Some stats first: All in all, both tools together spotted 37 issues in my chapter of 2400 words. ProWritingAid marked 21 issues and Grammarly 27.

The first result that amazed me most: each tool detected in majority issues that the other did not. Only 11 issues were an overlap, detected by both tools. Example: the obvious spelling errors like “intructions” and the propose correction “instructions”. But when it came to language suggestions, the tools run on different engines.

Sometimes they are not even one opinion in the classification of an error. Have a look at the “Whatever – What ever” example from above. ProWritingAid declares it as a grammar issue, Grammarly as a spelling issue.

Let us have a closer look: here are first lines of the blow by blow account of the full result of both tool’s scans (G: Grammar, S: Spelling, P: Punctuation, I left out any personal names findings). In each case, I decided whether to keep the text as is or to take over the suggestion of the tool.

Excerpt of ProWritingAid and Grammarly checking results

Excerpt of ProWritingAid and Grammarly checking results

To keep score, let us count the quality of the findings by adding up the “correct actions”. What are correct actions? Simple:

  • Either the tool has found an issue and I followed the suggestion.

  • Or the tool kept still where the other too had made a suggestion and I decided to keep things as they were (Example: “… Sally said, as the vampire ran away.” Grammarly tells me to remove the comma, but ProWritingAids ignorance is the correct action (only in standard phrases like “as long as” you are adding a comma.)

In one case “ax / axe”, I decided to keep the “axe” as “axe to grind” looks better than “ax to grind”. Grammarly’s suggestion was correct, though, from a spelling alternative perspective. I didn’t add this “issue” into the count.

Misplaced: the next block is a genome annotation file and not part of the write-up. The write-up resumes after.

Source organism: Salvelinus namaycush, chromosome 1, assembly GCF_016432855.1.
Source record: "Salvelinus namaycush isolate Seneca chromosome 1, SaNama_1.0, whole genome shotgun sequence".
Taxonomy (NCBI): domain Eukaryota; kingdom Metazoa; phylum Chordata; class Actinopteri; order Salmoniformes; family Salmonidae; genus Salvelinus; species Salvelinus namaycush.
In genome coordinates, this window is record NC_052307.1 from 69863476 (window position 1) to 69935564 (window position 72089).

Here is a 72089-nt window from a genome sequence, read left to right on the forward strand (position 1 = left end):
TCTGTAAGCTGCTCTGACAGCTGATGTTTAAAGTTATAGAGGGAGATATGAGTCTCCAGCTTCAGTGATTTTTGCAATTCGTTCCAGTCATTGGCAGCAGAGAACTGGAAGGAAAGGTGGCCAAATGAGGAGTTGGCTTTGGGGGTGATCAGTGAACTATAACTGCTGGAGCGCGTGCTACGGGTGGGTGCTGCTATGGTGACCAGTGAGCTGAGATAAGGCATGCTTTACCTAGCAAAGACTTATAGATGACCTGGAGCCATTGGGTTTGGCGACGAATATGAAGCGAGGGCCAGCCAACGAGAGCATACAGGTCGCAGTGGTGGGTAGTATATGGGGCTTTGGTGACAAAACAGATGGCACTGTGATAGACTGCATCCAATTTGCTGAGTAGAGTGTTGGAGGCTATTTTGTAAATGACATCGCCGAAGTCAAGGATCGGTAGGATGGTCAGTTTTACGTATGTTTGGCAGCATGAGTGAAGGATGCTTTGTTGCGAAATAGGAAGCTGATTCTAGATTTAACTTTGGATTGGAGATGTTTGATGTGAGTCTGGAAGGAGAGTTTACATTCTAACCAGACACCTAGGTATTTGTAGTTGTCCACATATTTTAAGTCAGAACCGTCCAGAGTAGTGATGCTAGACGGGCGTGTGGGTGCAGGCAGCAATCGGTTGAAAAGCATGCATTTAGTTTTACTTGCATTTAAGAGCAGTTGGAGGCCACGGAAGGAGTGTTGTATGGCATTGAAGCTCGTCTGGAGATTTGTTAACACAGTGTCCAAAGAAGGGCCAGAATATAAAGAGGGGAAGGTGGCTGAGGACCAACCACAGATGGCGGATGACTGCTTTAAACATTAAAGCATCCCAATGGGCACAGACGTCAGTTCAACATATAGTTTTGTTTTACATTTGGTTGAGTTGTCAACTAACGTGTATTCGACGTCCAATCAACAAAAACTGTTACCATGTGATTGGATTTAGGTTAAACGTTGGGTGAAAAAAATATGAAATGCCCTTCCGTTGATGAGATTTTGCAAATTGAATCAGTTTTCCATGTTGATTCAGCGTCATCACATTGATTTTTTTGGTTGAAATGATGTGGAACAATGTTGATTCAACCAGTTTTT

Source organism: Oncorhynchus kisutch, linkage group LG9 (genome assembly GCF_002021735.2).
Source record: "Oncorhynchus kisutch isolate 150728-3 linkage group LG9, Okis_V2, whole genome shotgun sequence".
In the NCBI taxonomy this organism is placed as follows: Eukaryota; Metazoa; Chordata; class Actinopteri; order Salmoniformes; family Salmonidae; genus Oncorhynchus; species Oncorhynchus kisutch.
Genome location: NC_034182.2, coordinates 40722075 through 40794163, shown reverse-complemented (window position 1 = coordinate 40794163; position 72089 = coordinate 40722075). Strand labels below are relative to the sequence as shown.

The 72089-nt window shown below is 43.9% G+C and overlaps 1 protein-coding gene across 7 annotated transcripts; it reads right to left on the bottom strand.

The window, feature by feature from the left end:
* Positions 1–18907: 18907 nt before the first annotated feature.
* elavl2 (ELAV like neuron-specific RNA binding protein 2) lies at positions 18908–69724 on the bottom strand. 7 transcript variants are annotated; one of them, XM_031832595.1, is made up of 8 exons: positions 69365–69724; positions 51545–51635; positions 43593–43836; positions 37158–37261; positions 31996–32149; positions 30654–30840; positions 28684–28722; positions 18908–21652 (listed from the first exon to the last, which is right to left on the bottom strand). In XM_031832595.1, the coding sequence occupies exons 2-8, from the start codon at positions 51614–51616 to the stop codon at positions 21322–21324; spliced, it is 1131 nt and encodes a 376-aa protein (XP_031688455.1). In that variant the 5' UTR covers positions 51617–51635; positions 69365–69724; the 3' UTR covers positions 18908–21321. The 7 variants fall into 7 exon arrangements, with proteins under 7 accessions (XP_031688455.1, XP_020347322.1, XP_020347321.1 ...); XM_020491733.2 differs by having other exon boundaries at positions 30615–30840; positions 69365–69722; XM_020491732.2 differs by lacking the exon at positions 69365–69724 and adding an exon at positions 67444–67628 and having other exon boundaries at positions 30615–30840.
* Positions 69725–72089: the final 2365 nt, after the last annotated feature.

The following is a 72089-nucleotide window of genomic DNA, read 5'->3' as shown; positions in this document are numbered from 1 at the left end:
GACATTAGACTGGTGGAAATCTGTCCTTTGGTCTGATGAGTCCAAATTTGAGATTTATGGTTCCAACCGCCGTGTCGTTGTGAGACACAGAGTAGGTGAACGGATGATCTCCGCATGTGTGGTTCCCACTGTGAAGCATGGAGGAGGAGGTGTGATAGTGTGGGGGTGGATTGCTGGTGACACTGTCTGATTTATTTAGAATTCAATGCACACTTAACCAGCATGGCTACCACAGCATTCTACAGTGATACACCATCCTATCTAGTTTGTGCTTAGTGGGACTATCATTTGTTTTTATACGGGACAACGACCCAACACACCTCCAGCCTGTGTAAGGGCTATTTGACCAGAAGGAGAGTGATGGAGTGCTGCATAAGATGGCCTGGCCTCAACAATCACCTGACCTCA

And here is the tally:

Total “Correct Actions” for ProWritingAid and Grammarly

Total “Correct Actions” for ProWritingAid and Grammarly

By a wide margin, Grammarly scores this very important point: the quality of the check itself. But even then, the loser still made 11 suggestions that were NOT captured by Grammarly. Makes you think, too.

Clear winner: Grammarly

Grammarly: 2 — ProWritingAid: 2


Don’t take the score too seriously, please. It’s a draw in my count, but it’s maybe not a fair count. In the main discipline, Grammarly clearly outsmarted ProWritingAid, so this should count higher. In theory. But for me, the cutting and pasting thing is crazy! I hate it, so I like to use PWA for its great integration with Scrivener, my core tool for writing on my Mac and on the iPad.

In real life this quality of the checks brings us to the main dilemma: Do I need to use both tools to become “close to perfect” in my writings? I leave that decision up to you as there are other factors that need to be considered, which I will inspect in one of my next blogposts.

One other point that may not be obvious: when you run these tools, you start editing over and over again. There were two issues found that made me not only take over the suggestion but made me rephrase the whole paragraph. That was also the reason why the obvious spelling errors were not captured earlier, edit turns to re-edit, messing some things up once more.

But hey, this is a writer’s life!